“Actor Leah Bracknell’s Zoe Tate will live on as a lez/bi legend and as the first lesbian character in a British soap”
BY JACQUIE LAWRENCE, CREATIVE DIRECTOR AT DIVA MEDIA GROUP. IMAGE EMMERDALE WIKI.
For most queer female viewers, The Brookside Kiss is the seminal lez/bi soap moment, but for me, it was the coming out of Zoe Tate in Emmerdale, a whole year before Beth Jordache and Margaret Clemence locked lips.
Leah Bracknell, whose tragically early death from lung cancer was announced yesterday, 16 October 2019, played the vet with an understated charm – even if her storylines were anything but!
In the 2006 book, The Way We Are Now: Gay And Lesbian Lives In The 21st Century, ex-DIVA editor Jane Czyzselska wrote that lesbian characters in British television tended to be “issuised” but singled out Emmerdale as one of the few exceptions: “Where vet Zoe Tate is subject to the crazy ideas of the script writers as much as the next heterosexual character.”
From 1993 until 2005 – when Leah Bracknell left – soap fans were regaled with lesbian storylines that involved attempted murder, near rape, blackmail, childbirth, schizophrenia and abduction.
All the while Zoe, a serial romancer, had relationships with half a dozen women including bi character Charity Dingle who, at the time was romantically involved with Zoe’s brother, Chris Tate.
Shortly after Zoe’s blessing to Emma, which was attended by the whole of Emmerdale decades before the Marriage Equality Bill, she ran off with her bride’s ex-girlfriend. Pure lez/bi drama.
I was gutted when Zoe immigrated to New Zealand, as were other fans, such as Sarah and Lee who wrote to AfterEllen at the time: “Leah Bracknell left Emmerdale in 2005 and many waved a fond farewell to the longest running, and possibly the best representation of a lesbian ever to grace British soap land.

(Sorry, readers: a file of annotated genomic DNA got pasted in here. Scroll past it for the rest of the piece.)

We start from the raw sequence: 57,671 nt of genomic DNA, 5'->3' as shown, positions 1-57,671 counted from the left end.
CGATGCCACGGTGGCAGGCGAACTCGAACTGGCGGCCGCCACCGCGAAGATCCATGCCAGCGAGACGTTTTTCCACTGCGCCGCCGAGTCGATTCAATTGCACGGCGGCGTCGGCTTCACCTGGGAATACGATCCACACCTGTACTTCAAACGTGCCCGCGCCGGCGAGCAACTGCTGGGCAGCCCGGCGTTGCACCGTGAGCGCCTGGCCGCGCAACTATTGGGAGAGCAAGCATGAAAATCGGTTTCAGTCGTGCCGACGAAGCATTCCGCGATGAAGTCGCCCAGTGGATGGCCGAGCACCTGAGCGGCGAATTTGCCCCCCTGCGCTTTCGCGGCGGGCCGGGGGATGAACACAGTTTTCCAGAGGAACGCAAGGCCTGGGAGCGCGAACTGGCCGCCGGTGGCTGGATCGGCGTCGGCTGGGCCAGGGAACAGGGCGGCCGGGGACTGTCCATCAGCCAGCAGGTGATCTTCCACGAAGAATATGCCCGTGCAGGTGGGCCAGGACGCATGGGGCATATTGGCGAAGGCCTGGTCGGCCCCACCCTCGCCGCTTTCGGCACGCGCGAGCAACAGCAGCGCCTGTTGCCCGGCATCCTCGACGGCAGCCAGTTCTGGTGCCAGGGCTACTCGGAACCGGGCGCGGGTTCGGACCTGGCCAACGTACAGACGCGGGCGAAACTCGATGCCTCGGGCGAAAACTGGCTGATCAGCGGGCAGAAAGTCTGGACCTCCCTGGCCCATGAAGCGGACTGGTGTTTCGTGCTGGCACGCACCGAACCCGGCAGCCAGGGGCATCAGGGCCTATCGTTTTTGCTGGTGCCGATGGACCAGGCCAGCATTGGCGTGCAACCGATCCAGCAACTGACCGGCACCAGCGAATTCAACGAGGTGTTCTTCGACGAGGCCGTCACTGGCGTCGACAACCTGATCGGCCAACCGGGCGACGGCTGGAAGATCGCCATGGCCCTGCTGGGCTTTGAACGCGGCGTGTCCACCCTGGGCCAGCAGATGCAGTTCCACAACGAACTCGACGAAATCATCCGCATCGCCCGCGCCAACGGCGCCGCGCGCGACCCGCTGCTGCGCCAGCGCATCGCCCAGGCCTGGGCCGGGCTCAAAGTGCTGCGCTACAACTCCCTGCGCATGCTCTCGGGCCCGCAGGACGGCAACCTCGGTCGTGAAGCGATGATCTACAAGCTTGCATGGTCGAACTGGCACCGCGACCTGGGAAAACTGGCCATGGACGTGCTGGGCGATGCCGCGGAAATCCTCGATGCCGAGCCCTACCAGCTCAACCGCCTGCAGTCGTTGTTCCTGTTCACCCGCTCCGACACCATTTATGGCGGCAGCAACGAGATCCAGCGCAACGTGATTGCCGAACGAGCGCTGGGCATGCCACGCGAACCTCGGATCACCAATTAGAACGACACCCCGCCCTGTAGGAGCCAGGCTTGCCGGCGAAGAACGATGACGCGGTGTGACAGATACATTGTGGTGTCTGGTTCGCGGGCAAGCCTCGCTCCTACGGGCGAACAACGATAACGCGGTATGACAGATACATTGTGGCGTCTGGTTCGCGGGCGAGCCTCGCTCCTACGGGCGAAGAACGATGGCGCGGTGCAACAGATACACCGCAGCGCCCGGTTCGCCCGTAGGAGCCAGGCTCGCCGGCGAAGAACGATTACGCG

“Emmerdale is still the only soap to allow its lesbian resident to exist without having to wear a sign around her neck that constantly reinforced her sexuality. Sometimes she was just having a drink, or working or visiting her brother. No other British soap opera has managed this since.”
I always hoped that Leah Bracknell would eventually bring her character back to the Dales but that was never to be. Now Zoe Tate will live on as a lez/bi legend and as the first lesbian character in a British soap.
Her legacy will also live on in one of the most enduring and popular (DIVA Award for best storyline-winning) lesbian couples on British television – one that involves her ex-fling Charity Dingle in a humorous and authentic relationship with Emmerdale’s current lesbian vet, Vannessa Woodfiled, played by lez/bi actress and DIVA Award winner, Michelle Hardwick.
In fact, Michelle posted a tweet mourning the death of Leah Bracknell, saying she, “was a beautiful lady inside and out.” Whilst most of us only knew her as her character, Zoe Tate, it’s safe to say that Leah’s portrayal, for over 16 years, cannot be underestimated in the progress for positive representation of lesbianism on British television.
You’ll be missed, Leah.
Zoe Tate’s coming out episodes are playing, by incidence, on ITV3 at present.
Only reading DIVA online? You’re missing out. For more news, reviews and commentary, check out the latest issue. It’s pretty badass, if we do say so ourselves.